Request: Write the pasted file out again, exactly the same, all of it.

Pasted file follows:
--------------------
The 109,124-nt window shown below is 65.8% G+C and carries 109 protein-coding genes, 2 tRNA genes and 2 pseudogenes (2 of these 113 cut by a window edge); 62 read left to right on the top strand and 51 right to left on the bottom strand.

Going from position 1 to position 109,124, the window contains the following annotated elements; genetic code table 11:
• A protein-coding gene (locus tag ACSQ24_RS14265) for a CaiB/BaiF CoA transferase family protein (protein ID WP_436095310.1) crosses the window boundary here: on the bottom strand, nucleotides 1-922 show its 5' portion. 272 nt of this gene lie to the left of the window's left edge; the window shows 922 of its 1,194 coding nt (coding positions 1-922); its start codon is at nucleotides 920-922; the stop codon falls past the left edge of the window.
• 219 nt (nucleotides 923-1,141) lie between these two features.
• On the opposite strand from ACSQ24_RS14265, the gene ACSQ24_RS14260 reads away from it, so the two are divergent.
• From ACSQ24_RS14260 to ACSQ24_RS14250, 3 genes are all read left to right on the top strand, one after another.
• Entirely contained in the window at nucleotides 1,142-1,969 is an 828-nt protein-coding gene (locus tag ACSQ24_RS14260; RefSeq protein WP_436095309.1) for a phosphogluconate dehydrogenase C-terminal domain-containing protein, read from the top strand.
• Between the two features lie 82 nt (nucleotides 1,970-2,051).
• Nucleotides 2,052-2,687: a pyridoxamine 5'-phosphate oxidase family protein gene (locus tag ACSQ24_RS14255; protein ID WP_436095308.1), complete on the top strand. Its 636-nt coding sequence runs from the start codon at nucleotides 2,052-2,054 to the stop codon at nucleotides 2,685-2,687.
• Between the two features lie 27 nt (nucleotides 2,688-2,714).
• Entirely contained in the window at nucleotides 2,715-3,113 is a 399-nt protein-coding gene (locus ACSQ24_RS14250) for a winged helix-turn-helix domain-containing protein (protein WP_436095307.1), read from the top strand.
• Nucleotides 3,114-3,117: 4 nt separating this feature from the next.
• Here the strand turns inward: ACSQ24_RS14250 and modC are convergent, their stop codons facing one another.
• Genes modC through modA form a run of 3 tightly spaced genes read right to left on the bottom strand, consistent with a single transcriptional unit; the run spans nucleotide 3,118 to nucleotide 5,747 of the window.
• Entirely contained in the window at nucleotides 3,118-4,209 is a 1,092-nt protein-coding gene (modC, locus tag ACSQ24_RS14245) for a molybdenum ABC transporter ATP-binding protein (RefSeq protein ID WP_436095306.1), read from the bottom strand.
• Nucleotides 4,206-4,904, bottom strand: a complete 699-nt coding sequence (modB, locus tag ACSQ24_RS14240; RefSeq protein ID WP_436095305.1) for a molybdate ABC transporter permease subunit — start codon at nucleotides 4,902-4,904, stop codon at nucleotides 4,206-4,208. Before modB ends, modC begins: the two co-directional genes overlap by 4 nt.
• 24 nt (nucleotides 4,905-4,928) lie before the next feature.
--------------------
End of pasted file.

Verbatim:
The 109,124-nt window shown below is 65.8% G+C and carries 109 protein-coding genes, 2 tRNA genes and 2 pseudogenes (2 of these 113 cut by a window edge); 62 read left to right on the top strand and 51 right to left on the bottom strand.

Going from position 1 to position 109,124, the window contains the following annotated elements; genetic code table 11:
• A protein-coding gene (locus tag ACSQ24_RS14265) for a CaiB/BaiF CoA transferase family protein (protein ID WP_436095310.1) crosses the window boundary here: on the bottom strand, nucleotides 1-922 show its 5' portion. 272 nt of this gene lie to the left of the window's left edge; the window shows 922 of its 1,194 coding nt (coding positions 1-922); its start codon is at nucleotides 920-922; the stop codon falls past the left edge of the window.
• 219 nt (nucleotides 923-1,141) lie between these two features.
• On the opposite strand from ACSQ24_RS14265, the gene ACSQ24_RS14260 reads away from it, so the two are divergent.
• From ACSQ24_RS14260 to ACSQ24_RS14250, 3 genes are all read left to right on the top strand, one after another.
• Entirely contained in the window at nucleotides 1,142-1,969 is an 828-nt protein-coding gene (locus tag ACSQ24_RS14260; RefSeq protein WP_436095309.1) for a phosphogluconate dehydrogenase C-terminal domain-containing protein, read from the top strand.
• Between the two features lie 82 nt (nucleotides 1,970-2,051).
• Nucleotides 2,052-2,687: a pyridoxamine 5'-phosphate oxidase family protein gene (locus tag ACSQ24_RS14255; protein ID WP_436095308.1), complete on the top strand. Its 636-nt coding sequence runs from the start codon at nucleotides 2,052-2,054 to the stop codon at nucleotides 2,685-2,687.
• Between the two features lie 27 nt (nucleotides 2,688-2,714).
• Entirely contained in the window at nucleotides 2,715-3,113 is a 399-nt protein-coding gene (locus ACSQ24_RS14250) for a winged helix-turn-helix domain-containing protein (protein WP_436095307.1), read from the top strand.
• Nucleotides 3,114-3,117: 4 nt separating this feature from the next.
• Here the strand turns inward: ACSQ24_RS14250 and modC are convergent, their stop codons facing one another.
• Genes modC through modA form a run of 3 tightly spaced genes read right to left on the bottom strand, consistent with a single transcriptional unit; the run spans nucleotide 3,118 to nucleotide 5,747 of the window.
• Entirely contained in the window at nucleotides 3,118-4,209 is a 1,092-nt protein-coding gene (modC, locus tag ACSQ24_RS14245) for a molybdenum ABC transporter ATP-binding protein (RefSeq protein ID WP_436095306.1), read from the bottom strand.
• Nucleotides 4,206-4,904, bottom strand: a complete 699-nt coding sequence (modB, locus tag ACSQ24_RS14240; RefSeq protein ID WP_436095305.1) for a molybdate ABC transporter permease subunit — start codon at nucleotides 4,902-4,904, stop codon at nucleotides 4,206-4,208. Before modB ends, modC begins: the two co-directional genes overlap by 4 nt.
• 24 nt (nucleotides 4,905-4,928) lie before the next feature.